Since 1962, the export of fisheries products has increased, but the relative proportion of fisheries exports to total national exports has been decreasing. In the 1960s, fisheries exports amounted to 20 percent of total national exports. In 1995, it represented only 1.4 percent of total exports, or about US$ 1.72 billion. On the other hand, with the increase in personal income, there is increasing consumer demand for diversified high-quality fish products that are suitable for the changing life style. As production from national waters stagnates, imports of fishery products have been increasing (more than doubled) during the past five years, and the margin between export earnings and import spending is being narrowed.

Table 14. Export and Import of fishery products

 

1980

1985

1990

1991

1992

1993

1994

1995

Export (volume in 103 mt)

376

432

455

492

437

371

385

437

(value in US$ 106)

871

891

1 513

1 643

1 518

1 497

1 647

1 721

Import (volume in 103 mt)

47

91

286

366

328

356

381

416

(value in US$ 106)

37

83

368

576

506

542

726

843

Sources: MOMAF. Correspondence.

Presently, the Republic of Korea exports fishery products to over 70 countries, with 90 percent of the products going to Japan, the USA, the People's Republic of China, Spain, Thailand, France, Italy and Taiwan Province of China. At the same time, fishery products are imported from some 60 countries, with over 67 percent coming from the Russian Federation, the USA, the People's Republic of China, Japan, and Argentina.

5. Contribution to Food Security

5.1 As Food

As the Republic of Korea is a coastal nation, fish, along with rice and vegetables, has been one of the main staples of its people. However, there has been a marked shift in the food consumption pattern of the people of the Republic of Korea. Per-caput consumption of rice, the main staple, declined to 114.5 kg in 1992 from 130.4 kg in 1970, a decline of about 6.7 percent. During the same period, consumption of meats increased 3.4 times, dairy products 17 times, fish 2.4 times, fruits and vegetables 2.5 times, and oil and fats 9 times.

Table 15. Annual food consumption (in kg)

 

Rice

Fruits & vegetables

Meat

Dairy Products

Fish*

Oils & fats

1970

130.4

69.9

8.3

1.8

17.3

1.5

1975

119.8

76.5

9.3

4.4

29.9

2.7

1980

132.9

136.8

13.9

10.8

27.0

5.0

1985

128.0

125.2

16.5

23.1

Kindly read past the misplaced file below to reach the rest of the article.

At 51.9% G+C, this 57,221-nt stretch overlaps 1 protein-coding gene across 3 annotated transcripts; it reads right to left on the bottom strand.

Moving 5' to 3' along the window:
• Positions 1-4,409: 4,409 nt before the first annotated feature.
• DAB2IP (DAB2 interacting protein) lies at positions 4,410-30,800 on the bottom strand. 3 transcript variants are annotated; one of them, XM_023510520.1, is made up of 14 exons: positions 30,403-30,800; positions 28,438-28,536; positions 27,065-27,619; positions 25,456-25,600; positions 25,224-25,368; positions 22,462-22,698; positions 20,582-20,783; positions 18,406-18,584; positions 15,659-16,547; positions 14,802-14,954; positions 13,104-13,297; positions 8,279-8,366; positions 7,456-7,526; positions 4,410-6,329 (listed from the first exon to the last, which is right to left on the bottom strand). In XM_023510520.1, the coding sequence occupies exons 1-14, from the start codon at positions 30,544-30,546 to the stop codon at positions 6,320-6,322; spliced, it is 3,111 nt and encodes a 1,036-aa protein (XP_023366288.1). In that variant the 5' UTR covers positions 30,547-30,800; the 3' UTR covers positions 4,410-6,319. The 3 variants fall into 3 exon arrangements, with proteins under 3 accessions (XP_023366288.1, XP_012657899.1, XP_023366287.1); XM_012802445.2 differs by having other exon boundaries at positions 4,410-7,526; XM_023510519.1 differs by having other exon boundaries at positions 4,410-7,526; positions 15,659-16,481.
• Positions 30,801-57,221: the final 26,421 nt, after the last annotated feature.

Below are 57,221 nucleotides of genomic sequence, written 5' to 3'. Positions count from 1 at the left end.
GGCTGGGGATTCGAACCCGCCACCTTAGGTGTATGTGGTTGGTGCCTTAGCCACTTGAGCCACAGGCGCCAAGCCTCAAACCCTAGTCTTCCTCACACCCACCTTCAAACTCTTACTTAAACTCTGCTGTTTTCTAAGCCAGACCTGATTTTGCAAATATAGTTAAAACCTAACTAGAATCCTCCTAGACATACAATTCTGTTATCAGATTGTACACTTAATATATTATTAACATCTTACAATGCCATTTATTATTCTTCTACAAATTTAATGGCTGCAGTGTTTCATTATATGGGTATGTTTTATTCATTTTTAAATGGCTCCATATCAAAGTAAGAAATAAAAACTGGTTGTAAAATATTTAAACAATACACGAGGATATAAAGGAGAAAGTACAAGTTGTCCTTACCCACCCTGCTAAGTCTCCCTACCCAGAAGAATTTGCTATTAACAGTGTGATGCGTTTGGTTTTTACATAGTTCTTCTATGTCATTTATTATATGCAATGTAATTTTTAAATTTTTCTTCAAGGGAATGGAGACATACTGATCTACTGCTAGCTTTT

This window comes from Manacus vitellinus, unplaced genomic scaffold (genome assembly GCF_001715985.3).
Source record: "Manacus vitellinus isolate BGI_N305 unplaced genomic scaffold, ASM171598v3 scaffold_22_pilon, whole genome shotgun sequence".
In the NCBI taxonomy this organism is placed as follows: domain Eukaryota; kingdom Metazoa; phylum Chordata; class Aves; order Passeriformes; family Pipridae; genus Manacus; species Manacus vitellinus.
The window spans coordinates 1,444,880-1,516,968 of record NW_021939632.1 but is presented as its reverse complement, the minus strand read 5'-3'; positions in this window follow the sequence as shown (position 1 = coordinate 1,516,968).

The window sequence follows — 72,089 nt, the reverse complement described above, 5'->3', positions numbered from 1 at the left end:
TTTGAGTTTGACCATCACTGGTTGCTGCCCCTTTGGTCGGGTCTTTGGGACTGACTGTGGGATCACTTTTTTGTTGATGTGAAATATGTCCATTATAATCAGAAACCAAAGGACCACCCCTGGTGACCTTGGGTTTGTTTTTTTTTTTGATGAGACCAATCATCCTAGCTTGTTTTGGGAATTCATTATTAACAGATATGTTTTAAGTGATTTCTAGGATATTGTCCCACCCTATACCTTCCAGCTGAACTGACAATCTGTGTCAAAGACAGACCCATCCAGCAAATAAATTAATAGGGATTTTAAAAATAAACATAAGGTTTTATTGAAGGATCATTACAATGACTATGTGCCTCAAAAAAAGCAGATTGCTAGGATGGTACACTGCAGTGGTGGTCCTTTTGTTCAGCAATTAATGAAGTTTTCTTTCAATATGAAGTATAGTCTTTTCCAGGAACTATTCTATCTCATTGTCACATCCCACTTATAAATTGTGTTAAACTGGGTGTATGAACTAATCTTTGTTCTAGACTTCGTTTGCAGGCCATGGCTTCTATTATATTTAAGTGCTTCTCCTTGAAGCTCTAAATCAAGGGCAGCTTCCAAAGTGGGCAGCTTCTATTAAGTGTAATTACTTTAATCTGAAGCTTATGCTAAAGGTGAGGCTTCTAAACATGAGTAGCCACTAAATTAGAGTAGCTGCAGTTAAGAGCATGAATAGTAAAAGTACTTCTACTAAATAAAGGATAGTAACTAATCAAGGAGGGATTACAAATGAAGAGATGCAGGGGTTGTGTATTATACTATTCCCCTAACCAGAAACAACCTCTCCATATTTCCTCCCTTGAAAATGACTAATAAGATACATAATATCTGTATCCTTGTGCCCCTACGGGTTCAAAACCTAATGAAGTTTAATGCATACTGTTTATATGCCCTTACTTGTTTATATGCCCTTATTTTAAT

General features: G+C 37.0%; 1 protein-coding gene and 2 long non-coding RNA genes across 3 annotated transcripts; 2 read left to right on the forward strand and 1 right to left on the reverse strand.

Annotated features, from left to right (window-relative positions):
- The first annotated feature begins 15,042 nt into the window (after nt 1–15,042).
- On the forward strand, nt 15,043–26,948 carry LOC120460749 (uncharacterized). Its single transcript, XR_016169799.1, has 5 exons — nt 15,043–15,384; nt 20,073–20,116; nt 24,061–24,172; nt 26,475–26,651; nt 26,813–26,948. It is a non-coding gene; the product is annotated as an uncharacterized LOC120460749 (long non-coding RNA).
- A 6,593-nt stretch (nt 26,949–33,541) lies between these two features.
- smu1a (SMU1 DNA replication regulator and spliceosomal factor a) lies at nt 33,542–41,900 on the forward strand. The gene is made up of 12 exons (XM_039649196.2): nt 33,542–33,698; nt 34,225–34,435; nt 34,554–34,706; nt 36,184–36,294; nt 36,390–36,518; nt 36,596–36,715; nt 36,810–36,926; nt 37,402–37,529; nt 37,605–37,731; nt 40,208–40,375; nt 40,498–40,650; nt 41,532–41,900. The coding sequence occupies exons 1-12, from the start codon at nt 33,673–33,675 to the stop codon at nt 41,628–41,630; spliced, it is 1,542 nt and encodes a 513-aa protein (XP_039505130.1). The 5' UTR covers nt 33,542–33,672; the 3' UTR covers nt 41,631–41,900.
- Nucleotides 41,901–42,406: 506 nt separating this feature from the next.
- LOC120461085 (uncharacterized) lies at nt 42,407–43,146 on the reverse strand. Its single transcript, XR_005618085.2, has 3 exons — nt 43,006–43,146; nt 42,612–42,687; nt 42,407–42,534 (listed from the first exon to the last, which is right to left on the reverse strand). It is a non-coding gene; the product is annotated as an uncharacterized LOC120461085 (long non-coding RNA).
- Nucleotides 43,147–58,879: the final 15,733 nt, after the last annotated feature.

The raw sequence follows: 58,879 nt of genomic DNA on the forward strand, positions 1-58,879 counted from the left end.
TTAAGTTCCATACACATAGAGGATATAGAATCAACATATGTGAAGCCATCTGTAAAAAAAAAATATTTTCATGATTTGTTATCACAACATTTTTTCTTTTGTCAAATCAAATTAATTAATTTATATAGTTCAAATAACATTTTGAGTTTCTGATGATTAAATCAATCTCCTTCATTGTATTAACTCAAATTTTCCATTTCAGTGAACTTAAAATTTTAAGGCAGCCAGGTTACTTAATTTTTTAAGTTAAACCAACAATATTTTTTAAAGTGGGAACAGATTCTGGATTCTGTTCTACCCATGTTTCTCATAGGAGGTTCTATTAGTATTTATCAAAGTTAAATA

37.2

9.2

1990

120.8

161.6

23.6

31.8

36.2

14.3

1992

114.5

173.5

27.5

32.0

40.5

13.9

1993

113.7

188.6

28.6

34.8

43.3

13.3

1994

112.6

175.8

28.8

32.8

44.8

13.9

* All fishery products, including shellfish and molluscs.

Source: Park, S. K. and M. S. Chung. 1994. Consumption Pattern of Fishery Products and Supply Projection.

Korean Rural Economic Research Institute. 44 pp. MOMAF. Correspondence.

Table 16. Daily protein consumption (in grams)

 

1970

1975

1980

1985

1990

1992

1993

1994

Vegetable

Grain

40.19

40.44

36.93

41.41

38.41

38.26

36.99

37.90

protein

Root crop

8.18

8.87

8.91

10.14

9.49

9.26

8.87

10.13

Others

6.12

6.61

7.62

6.53

8.22

9.12

10.36

10.13

Subtotal

54.49

55.92

53.46

58.08

56.12

56.64

56.22

58.16

Animal

Meat

4.07

4.90

9.49

12.08

17.25

18.36

19.45

19.79

protein

Fish*

6.59

10.31

10.66

16.44

15.88

15.19

16.04

16.52

Others

n/a

n/a

n/a

0.01

0.02

0.02

n/a

n/a

Subtotal

10.66

15.21

20.15

28.53

33.15

33.57

35.49

36.31

Total

65.15

71.13

73.61

86.61

89.27

90.21

91.71

94.55

* All fishery products, including shellfish and molluscs.

Source: MOMAF. Correspondence.

In terms of protein consumption, while consumption of vegetable protein has remained relatively stable at approximately 56 g/day, consumption of animal protein has increased significantly over the past two decades. Fish was the main source of animal protein; in the 1970s fish provided about 2/3 of the animal protein in the diet. With the increase in personal income in the 1980s, protein intake increased significantly and so did the popularity of red meats. Consequently, consumption of meats surpassed that of fish in 1989. However, it should be noted that although the relative contribution of fish to animal protein intake declined to 45 percent in 1995, the quantity of fish food consumed per person was increasing, reaching about 45 kg/person/year in 1995. The per-caput consumption in the Republic of Korea is about 3.5 times the world average of 13 kg and 1.9 times that of Southeast Asia which is known as the major fish-eating region of the world.

Table 17. Annual fish food consumption pattern by type (in kg)

 

1970

1975

1980

1985

1990

1991

1992

1993

1994

Total

17.3

29.9

27.0

37.2

36.2

35.9

40.5

43.3

44.8

% increase

72.8

-9.7

37.8

-2.7

-0.8

12.8

6.9

3.5

Fish

14.7

24.6

22.5

30.7

30.5

28.9

29.7

31.6

32.5

Shellfish & seaweed

2.6

5.3

4.5

6.5

5.7

7.0

10.8

11.7

12.3

Source: MOMAF. Correspondence.

In the 1990s, the fish food consumption of the people of the Republic of Korea has increased at an annual rate of about 5.6 percent. However, it is interesting to note that consumption of shellfish and seaweed has increased at a much higher rate (about 22.6 percent annually) than that of fish (about 1.7 percent annually). On the basis of the above statistics, one can project that fish food consumption could reach about 60 kg/caput/yr by 2000.